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RM50-03 Split-Second Tourbillon Chronograph: Richard Mille, McLaren combine material science, cars and timekeeping in one watch

Currently the lightest chronograph in the world of watchmaking, Richard Mille has certainly upped the ante in the game for its competitors.

Jan 25, 2017 | By Staff Writer

For the new Richard Mille RM 50-03 McLaren F1, which just so happens to be a split-seconds chronograph with tourbillon, the firm even uses a first-of-its-kind material. The WOW team handled the actual watch in Geneva at the SIHH 2017 and can safely report that it is as mind-boggling as it looks. It will also divide opinions, particularly its weight, but that is ok since it is limited to just 75 pieces. Each one is accompanied by a miniature model of the McLaren-Honda racing car that was driven by Fernando Alonso and Stoffel Vandoorne. Wonder what makes this timepiece, with a 70-hour power reserve, so special? Well, we’ll get right to it.

Alongside carbon TPT, Richard Mille also uses graphene to create a timepiece that boasts ‘outstanding mechanical performance’. The ingenious material called graphene is an allotrope of carbon that is effectively two-dimensional; it is in the form of hexagonal lattices and represents the structure of well-known materials such as graphite and charcoal. It was first (re)discovered in 2004 by Andre Geim and Konstantin Novoselov, an achievement that earned them the Nobel Prize six years later. With a little help from the University of Manchester, McLaren Applied Technologies and North Thin Ply Technology (TPT stands for thin ply technology), the Swiss watchmaker was soon able to craft a timepiece that weighs in at only 40 grams; this weight reportedly includes the strap so this might indeed be the lightest mechanical chronograph in the world.

Also known as the Graph TPT, graphene is, for the moment, exclusive to Richard Mille and is said to be six times lighter than steel yet 200 times stronger; graphene itself is famously 200 times the strength of the best and strongest steel. Graph TPT also makes an appearance in the rubber strap where the nano-martial is used to increase the elasticity and resistance to wear.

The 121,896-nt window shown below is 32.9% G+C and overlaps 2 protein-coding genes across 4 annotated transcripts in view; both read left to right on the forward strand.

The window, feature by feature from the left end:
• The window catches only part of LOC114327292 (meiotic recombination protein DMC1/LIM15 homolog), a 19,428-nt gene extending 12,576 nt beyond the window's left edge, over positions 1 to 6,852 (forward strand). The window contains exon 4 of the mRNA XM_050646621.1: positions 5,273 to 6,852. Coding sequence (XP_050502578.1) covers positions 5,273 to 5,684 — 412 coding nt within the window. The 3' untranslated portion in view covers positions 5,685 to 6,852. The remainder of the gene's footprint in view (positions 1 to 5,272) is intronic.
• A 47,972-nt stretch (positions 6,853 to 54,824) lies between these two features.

Graphene is in fact so remarkable that McLaren Honda is looking to include this into its cars for the Grand-Prix as early as the coming 2017 season; the material is already in use in batteries, semiconductors and electronics. Back to the watch though, the materials are compiled in an appropriately distinctive way. First, the Carbon TPT is made from 600 layers of parallel filaments before being infused with a super-charged resin that contains graphene. With the help of a CNC machine, the orientation of the fibres is shifted by 45 degrees between the layers. Next, it is heated at a temperature of 120 degrees Celsius after which McLaren Applied technologies conducts various control and validation tests. The final result is a three-part case that features a seven-gram movement with extreme skeletonised components.

The Carbon TPT is also used to create the traverse cage that takes its inspiration from the wishbone suspension of the McLaren Formula One car. This cage is fixed to the case band that then supports the RM50-03 calibre and eliminates the casing ring, which is responsible for helping the timepiece withstand shock loadings. Other elements of the McLaren Formula One cars are seen in the pushers that are reminiscent of the air intakes of the race car. As a bonus, they handled quite nicely in the version shown at the SIHH.

With a cool price tag of USD$980,000, it will only be made available in Richard Mille boutiques. For those who see it as just another run of the mill Richard Mille (pun not intended) timepiece, the amount of time and effort spent on incorporating the graphene and the unique design that the material seems to justify the cost. If nothing else, a watch that marks the entry of graphene into watchmaking is worth considering. Graphene is certainly going to find ever greater applications, even in watchmaking so you might just be looking at Patient Zero, so-to-speak right here.

 
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